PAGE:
1 November 2003
a-n Magazine (p.32-33)
PVA Medialab in Bridport, Dorset, hosted their second LabCulture Symposium on the weekend of 12 September. Since 1996 PVA MediaLab has developed a national track record working with artists and new technology. The organisation has adhered to “artist-led” values and has now worked with hundreds of artists from the UK and abroad. The term LabCulture has become synonymous with the process of hot-housing and collaboration which has evolved since 1999. The focus has always been on the “lab” – a place for exploring, experimentation and developing work with new technologies. Yet something quite unexpected also seems to have happened, the forming of a “cult”!
The symposium brought together many people who had participated in, or facilitated, labs over the past five years. Previous participants identify themselves as “labbers” and rather than asking the usual “Where are you from?” or “What area of practice do you work in?” the overwhelming question was “Where did you do your lab?” It was this sense of familiarity that enabled symposium delegates to dispense with the formalities of introductions. Any reader that has experienced the LabCulture process will appreciate this, but for those that haven’t, it needs a little explanation.
Once accepted onto a LabCulture residency, participants spend a week together at a venue that can provide suitable resources. This has included Lighthouse (Brighton), ArtSwat (New Forest), Watershed (Bristol), Eden Project (Cornwall) and Vivid (Birmingham) and, of course, PVA (Bridport). The programme is intense and provides an introduction to several software programmes and digital processes. By mid-week the labbers are expected to either focus on their initial proposal, or come up with an alternative idea they wish to pursue, and essentially have three or four days to develop that idea. The final day involves a presentation – not only to the group, but also to an invited audience of interested parties or associates of the host venue. LabCulture offers a unique experience and in doing so has created a sense of belonging that was evident at the symposium.
Simon Poulter (co-founder of PVA) and others commented that it felt more like a wedding than a conference, whereby you either know everyone or know someone who knows someone else through association. Like a family network, all ex-labbers have something in common, a shared understanding of something that is hard to explain. There has always been a place for what PVA calls “a wildcard”, someone from outside the field of art and technology. Often these people are the ones that gain the most, as indicated by Ed Patrick’s (aka musician Kid Carpet) feedback: “PLEASE try and involve more folk from outside the “art scene”, maybe try advertising or presenting LabCulture in other areas of media where “normal” people will look. Art is for everyone, not just artists”.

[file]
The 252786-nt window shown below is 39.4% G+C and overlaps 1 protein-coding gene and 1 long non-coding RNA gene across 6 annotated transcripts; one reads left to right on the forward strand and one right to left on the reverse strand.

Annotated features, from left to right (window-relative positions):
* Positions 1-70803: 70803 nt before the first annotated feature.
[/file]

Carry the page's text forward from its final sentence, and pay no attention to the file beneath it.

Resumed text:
The symposium extended the philosophy of the labs themselves. The work hard/play hard approach began with play on the Friday evening, a chance to renew friendships and make new ones in a social environment, entertained by the Ragin Cajuns. Saturday provided presentations by artists who have participated in LabCulture. Following and introduction by Directors Monica Biagioli and Dew Harrison, artists Alastair Gentry, Ellie Harrison and Damien Robinson gave fascinating talks about their practices, ranging from text to video, audio to statistics. The afternoon continued with further engaging presentations by Lucy Kimbell, Rod Dickinson and a plenary discussion by all the speakers.
The evening yet again provided a social networking opportunity, enhanced by performances from The Amazing George, Michael Kosmides, Machines from the Future, Emilia Telese and Mark Crane, the Salad Producers, Rachel Kitten and finally Kid Carpet. The performances all used, or referred to, technology in some way, offering a unique evening of entertainment. Coming down from the hi-tech approach of Saturday, the symposium culminated in all the delegates meeting up on the beach at West Bay and enjoying poetry performances by Alastair Gentry and Ralph Hoyte, alongside swimming and lively conversation.
LabCulture has evolved into a model of practice that has been fine-tuned over the years in response to feedback from the participants. The symposium not only celebrated the success of LabCulture so far, but also contributed to its future development, which includes plans to extend internationally (R&D visits to Singapore, Norway and Palestine are in the offing). During residencies a daily plenary offers the chance for artists to feedback openly and honestly and it is this ethos that has enabled PVA to focus on individual artist’s development. Few organisations have invested such care and attention to listening to artists’ needs and responding to them. So if LabCulture has gained cult status, it is because it deserves to.